💞 Ally n Cali
Sometimes the history is most of what we have for. our ancestors. I’m glad you enjoyed it.
Roberta, fascinating, as usual. I always learn so much from your ancestors!
On quibble, however… I think the “iron wedge” in the inventory was more likely for splitting logs. Smoothing irons were either one or two piece irons for “smoothing” clothing. I remember my parents, who both grew up in rural Mississippi, using both devices — and always it was a two-word phrase: “iron wedge”, “smoothing iron”.
That’s certainly possible. Thank you
You have given me a great gift with this story.
It looks like Rachel was my double 6th great-grandmother on my father’s side, if my genealogy research is correct. There might be another line descending on my mother’s side. I might be wrong. My research is always in progress, and never really done depending on what I may find in documents.
Not long ago, my daughter gave me a small carved amethyst angel, and she has matching one. Mine rests on my front window sill. Now I know why it is there. A photo of it belongs on Rachel’s page in my tree.
The Rice family probably did sell or trade their pretty stones privately. Later in North Carolina families collected gems found on their land and quietly sold or traded them. The Rice family likely kept this quiet for obvious reasons.
I inherited an old butter tub from my father’s mother, although it probably does not date back to the Rice. I know my great-grandmother used it. It is blue ceramic with age-crazed white on the inside. One of the kid’s jobs was churning butter. My grandmother had me doing it when I visited. That was when I learned to like buttermilk. She also made whipped cream to go on those home-grown strawberries. Dad said when he was a boy, they kept butter in the butter tub cool on a special shelf built into the side of their covered well. Mom said they used shelves in their spring house to keep things cool. I have seen elaborate, walk-in spring houses with a heavy door on the side of a hill that kept food about 40 degrees all year. It was like walking into a refrigerator. The house was built nearby. The lives of some of our ancestors was not so primitive as we might think.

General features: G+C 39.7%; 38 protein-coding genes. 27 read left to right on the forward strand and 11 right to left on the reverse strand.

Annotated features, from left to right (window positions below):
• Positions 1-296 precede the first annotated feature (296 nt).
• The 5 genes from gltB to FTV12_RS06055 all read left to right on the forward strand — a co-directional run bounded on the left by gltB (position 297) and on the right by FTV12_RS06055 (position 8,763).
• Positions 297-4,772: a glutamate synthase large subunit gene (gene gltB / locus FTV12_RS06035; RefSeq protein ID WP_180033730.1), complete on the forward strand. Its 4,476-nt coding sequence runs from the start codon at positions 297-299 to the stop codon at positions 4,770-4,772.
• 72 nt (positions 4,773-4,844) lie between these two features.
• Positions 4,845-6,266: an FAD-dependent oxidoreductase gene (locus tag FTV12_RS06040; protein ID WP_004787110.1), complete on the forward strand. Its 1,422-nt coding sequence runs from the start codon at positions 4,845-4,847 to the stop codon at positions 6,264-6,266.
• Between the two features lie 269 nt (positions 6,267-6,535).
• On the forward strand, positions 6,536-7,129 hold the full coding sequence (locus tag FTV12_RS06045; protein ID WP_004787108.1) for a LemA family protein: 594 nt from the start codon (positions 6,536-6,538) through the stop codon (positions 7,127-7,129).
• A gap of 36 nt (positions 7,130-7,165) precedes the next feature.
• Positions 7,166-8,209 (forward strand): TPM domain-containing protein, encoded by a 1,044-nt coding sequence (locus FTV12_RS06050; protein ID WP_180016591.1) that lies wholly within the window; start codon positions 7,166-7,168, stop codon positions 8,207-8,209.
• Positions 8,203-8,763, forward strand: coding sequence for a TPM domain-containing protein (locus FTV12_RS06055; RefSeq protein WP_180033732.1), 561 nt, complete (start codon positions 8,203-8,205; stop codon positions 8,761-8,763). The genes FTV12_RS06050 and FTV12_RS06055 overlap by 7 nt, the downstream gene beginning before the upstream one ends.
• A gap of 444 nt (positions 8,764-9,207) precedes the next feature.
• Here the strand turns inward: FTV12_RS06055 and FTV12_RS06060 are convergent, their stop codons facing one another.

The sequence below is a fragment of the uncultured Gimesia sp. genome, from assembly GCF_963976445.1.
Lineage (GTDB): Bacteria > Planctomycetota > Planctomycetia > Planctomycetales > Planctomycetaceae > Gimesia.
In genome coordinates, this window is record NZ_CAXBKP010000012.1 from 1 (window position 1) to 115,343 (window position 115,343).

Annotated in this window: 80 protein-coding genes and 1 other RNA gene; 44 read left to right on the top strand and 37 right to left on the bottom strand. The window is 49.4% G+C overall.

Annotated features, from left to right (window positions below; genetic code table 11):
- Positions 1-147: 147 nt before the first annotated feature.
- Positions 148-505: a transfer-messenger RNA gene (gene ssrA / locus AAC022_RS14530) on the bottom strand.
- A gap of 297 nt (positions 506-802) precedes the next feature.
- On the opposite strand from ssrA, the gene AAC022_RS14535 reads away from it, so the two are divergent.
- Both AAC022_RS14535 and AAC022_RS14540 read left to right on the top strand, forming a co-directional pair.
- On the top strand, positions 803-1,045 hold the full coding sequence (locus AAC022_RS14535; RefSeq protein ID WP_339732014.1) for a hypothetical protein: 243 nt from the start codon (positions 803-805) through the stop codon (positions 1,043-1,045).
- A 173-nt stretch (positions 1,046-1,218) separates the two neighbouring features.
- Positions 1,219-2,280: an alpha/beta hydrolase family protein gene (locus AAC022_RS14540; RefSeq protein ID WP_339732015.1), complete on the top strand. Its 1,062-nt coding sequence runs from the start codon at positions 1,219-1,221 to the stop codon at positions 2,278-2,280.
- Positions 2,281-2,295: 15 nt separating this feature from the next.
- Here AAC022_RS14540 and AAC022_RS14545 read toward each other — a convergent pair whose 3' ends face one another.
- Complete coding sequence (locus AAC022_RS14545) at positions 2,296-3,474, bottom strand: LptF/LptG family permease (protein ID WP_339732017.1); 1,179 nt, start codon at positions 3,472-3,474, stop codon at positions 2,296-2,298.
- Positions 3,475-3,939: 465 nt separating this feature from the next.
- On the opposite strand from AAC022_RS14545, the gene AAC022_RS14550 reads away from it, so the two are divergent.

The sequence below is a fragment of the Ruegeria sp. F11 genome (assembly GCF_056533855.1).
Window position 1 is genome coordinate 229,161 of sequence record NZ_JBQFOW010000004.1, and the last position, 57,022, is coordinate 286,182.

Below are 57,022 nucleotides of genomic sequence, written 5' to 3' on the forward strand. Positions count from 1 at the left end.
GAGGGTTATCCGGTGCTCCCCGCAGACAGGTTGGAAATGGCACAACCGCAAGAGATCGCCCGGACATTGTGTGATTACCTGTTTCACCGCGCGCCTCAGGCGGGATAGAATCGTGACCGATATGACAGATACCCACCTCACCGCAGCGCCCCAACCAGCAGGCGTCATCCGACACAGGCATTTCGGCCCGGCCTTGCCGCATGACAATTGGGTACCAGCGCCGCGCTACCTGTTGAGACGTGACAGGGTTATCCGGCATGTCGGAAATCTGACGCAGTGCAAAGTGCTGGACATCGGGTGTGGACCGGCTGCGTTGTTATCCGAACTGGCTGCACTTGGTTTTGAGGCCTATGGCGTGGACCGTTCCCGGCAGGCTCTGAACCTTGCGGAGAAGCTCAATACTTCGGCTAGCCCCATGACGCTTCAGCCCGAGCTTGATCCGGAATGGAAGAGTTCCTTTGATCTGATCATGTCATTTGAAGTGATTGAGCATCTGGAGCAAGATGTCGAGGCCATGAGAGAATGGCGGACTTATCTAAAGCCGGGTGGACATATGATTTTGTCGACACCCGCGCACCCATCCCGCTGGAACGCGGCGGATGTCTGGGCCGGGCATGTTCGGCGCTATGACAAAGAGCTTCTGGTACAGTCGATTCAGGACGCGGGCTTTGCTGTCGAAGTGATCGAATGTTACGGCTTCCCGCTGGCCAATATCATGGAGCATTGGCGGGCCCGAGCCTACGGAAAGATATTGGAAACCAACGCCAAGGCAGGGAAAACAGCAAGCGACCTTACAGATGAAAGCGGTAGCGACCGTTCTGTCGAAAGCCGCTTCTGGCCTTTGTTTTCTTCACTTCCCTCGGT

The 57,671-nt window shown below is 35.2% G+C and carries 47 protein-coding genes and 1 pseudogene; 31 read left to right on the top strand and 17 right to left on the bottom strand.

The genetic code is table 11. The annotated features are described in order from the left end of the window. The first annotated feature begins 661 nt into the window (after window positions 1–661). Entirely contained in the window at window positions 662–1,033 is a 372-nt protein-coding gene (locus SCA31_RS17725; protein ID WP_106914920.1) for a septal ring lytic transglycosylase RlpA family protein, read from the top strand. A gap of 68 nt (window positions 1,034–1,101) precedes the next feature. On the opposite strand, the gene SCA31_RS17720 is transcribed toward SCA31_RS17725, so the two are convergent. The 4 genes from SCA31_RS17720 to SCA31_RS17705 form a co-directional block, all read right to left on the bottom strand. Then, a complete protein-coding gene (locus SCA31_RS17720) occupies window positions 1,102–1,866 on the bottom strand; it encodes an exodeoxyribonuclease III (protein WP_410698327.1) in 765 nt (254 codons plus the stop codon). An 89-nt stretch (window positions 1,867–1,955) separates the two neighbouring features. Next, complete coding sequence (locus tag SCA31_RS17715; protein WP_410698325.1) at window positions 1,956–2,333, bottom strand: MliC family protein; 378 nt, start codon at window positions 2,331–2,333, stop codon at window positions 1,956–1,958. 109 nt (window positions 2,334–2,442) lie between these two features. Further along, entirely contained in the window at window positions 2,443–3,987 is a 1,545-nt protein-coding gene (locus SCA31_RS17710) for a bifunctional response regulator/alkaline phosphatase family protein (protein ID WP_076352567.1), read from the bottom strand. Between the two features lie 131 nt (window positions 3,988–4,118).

The two candle holders mentioned might have been used on the two tables, were likely metal, and held more than one candle. They probably had other small candle holders of something like carved stone or fired clay that were very common, not of value, or worth mentioning. They probably had dipped beeswax candles for their nice candle holders, since they had bees, and the bees helped pollinate their orchard and gave them honey. Tallow candles for everyday use. This was the way I was taught. There are nice things, and there are things for everyday use. People do not tend to live like this today.
There were different types of irons for clothes. I inherited a ruffling iron. It makes ruffles ironed into collars or other dress ornamentation looking like ruffles potato chips. It works like the smoothing irons, but is made in a half circle, not flat, and has grooves and a handle. It is used with a rocking motion. I had to try it out. The women and girls wanted to look nice, even if it took extra time. It makes an odd sort of paper weight for me.
Dad had a collection of old carpenter’s tools he either inherited or bought second hand. He gave some of them to my male cousin, and I do not know what happened to them after my cousin died. Dad used to show them to me and explain or show their use. I do not know how old they were, but they looked like the ones in the photographs. They were his treasures, and the tool photos made me think of dad. Dad was the last generation of carpenters who learned as a boy from his father how to make things the old way if he had to. The technology moved on doing his life time, and he moved on with it, but he still remembered the old ways.
I feel a special affinity for the ancestors you write about, Roberta. I must be a lot like them through DNA and the traditions of how I was raised. I sometimes imagine the women looking over my shoulder when I take something out of the microwave, or put clothes in the washing machine. I can almost hear whispering astonishment, and cackles of glee !
Thank you in particular for this article on Rachel Unknown Rice.
I forgot to mention that Joseph Rice may have had other children, in particular daughters, not mentioned by name in his Will. There is a mention of dividing things to all my children, apart from the named children. There are other Wills written during this time in which the husband of daughters was mentioned and not the daughter’s name. It can be confusing.